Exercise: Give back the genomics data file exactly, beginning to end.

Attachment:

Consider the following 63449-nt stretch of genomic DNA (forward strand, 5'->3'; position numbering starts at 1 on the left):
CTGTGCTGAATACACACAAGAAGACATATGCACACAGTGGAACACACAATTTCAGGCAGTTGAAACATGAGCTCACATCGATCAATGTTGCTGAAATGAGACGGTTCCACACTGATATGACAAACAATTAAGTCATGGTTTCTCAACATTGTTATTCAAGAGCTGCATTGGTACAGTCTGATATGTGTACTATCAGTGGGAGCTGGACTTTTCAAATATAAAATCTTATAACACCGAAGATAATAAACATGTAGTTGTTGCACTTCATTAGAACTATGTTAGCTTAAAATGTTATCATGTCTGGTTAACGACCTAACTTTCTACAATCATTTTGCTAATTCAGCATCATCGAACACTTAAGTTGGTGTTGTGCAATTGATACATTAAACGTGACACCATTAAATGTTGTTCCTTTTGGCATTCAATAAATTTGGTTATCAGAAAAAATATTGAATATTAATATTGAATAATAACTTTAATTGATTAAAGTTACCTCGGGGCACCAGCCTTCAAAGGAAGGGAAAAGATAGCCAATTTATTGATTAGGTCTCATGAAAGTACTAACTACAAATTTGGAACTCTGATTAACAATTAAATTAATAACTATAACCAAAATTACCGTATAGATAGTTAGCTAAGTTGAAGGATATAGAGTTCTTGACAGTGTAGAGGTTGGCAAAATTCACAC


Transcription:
Consider the following 63449-nt stretch of genomic DNA (forward strand, 5'->3'; position numbering starts at 1 on the left):
CTGTGCTGAATACACACAAGAAGACATATGCACACAGTGGAACACACAATTTCAGGCAGTTGAAACATGAGCTCACATCGATCAATGTTGCTGAAATGAGACGGTTCCACACTGATATGACAAACAATTAAGTCATGGTTTCTCAACATTGTTATTCAAGAGCTGCATTGGTACAGTCTGATATGTGTACTATCAGTGGGAGCTGGACTTTTCAAATATAAAATCTTATAACACCGAAGATAATAAACATGTAGTTGTTGCACTTCATTAGAACTATGTTAGCTTAAAATGTTATCATGTCTGGTTAACGACCTAACTTTCTACAATCATTTTGCTAATTCAGCATCATCGAACACTTAAGTTGGTGTTGTGCAATTGATACATTAAACGTGACACCATTAAATGTTGTTCCTTTTGGCATTCAATAAATTTGGTTATCAGAAAAAATATTGAATATTAATATTGAATAATAACTTTAATTGATTAAAGTTACCTCGGGGCACCAGCCTTCAAAGGAAGGGAAAAGATAGCCAATTTATTGATTAGGTCTCATGAAAGTACTAACTACAAATTTGGAACTCTGATTAACAATTAAATTAATAACTATAACCAAAATTACCGTATAGATAGTTAGCTAAGTTGAAGGATATAGAGTTCTTGACAGTGTAGAGGTTGGCAAAATTCACAC